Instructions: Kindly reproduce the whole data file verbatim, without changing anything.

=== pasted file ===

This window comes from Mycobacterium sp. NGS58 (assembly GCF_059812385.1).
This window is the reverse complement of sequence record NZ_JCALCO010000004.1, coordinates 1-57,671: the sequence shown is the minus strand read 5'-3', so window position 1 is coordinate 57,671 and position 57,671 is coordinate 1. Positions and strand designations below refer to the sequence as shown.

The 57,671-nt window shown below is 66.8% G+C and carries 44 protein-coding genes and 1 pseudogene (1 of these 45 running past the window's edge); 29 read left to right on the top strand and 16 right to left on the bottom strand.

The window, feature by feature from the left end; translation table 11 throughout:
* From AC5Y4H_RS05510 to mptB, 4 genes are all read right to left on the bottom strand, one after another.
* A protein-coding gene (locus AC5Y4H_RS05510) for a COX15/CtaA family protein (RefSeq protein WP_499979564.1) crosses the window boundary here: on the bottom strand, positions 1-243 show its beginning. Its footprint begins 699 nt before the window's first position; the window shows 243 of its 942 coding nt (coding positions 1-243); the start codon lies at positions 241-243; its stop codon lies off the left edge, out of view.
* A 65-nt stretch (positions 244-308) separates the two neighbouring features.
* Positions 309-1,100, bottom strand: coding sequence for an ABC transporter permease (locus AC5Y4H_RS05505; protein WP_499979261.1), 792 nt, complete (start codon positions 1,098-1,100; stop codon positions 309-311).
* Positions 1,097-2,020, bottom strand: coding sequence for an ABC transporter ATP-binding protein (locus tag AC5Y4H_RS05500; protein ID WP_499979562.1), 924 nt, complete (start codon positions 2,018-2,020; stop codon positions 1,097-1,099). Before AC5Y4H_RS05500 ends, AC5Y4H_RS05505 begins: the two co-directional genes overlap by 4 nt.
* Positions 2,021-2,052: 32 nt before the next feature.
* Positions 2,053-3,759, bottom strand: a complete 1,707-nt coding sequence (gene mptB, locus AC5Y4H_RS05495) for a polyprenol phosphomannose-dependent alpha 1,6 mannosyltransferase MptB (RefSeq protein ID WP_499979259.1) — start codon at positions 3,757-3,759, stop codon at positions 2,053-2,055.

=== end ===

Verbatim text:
This window comes from Mycobacterium sp. NGS58 (assembly GCF_059812385.1).
This window is the reverse complement of sequence record NZ_JCALCO010000004.1, coordinates 1-57,671: the sequence shown is the minus strand read 5'-3', so window position 1 is coordinate 57,671 and position 57,671 is coordinate 1. Positions and strand designations below refer to the sequence as shown.

The 57,671-nt window shown below is 66.8% G+C and carries 44 protein-coding genes and 1 pseudogene (1 of these 45 running past the window's edge); 29 read left to right on the top strand and 16 right to left on the bottom strand.

The window, feature by feature from the left end; translation table 11 throughout:
* From AC5Y4H_RS05510 to mptB, 4 genes are all read right to left on the bottom strand, one after another.
* A protein-coding gene (locus AC5Y4H_RS05510) for a COX15/CtaA family protein (RefSeq protein WP_499979564.1) crosses the window boundary here: on the bottom strand, positions 1-243 show its beginning. Its footprint begins 699 nt before the window's first position; the window shows 243 of its 942 coding nt (coding positions 1-243); the start codon lies at positions 241-243; its stop codon lies off the left edge, out of view.
* A 65-nt stretch (positions 244-308) separates the two neighbouring features.
* Positions 309-1,100, bottom strand: coding sequence for an ABC transporter permease (locus AC5Y4H_RS05505; protein WP_499979261.1), 792 nt, complete (start codon positions 1,098-1,100; stop codon positions 309-311).
* Positions 1,097-2,020, bottom strand: coding sequence for an ABC transporter ATP-binding protein (locus tag AC5Y4H_RS05500; protein ID WP_499979562.1), 924 nt, complete (start codon positions 2,018-2,020; stop codon positions 1,097-1,099). Before AC5Y4H_RS05500 ends, AC5Y4H_RS05505 begins: the two co-directional genes overlap by 4 nt.
* Positions 2,021-2,052: 32 nt before the next feature.
* Positions 2,053-3,759, bottom strand: a complete 1,707-nt coding sequence (gene mptB, locus AC5Y4H_RS05495) for a polyprenol phosphomannose-dependent alpha 1,6 mannosyltransferase MptB (RefSeq protein ID WP_499979259.1) — start codon at positions 3,757-3,759, stop codon at positions 2,053-2,055.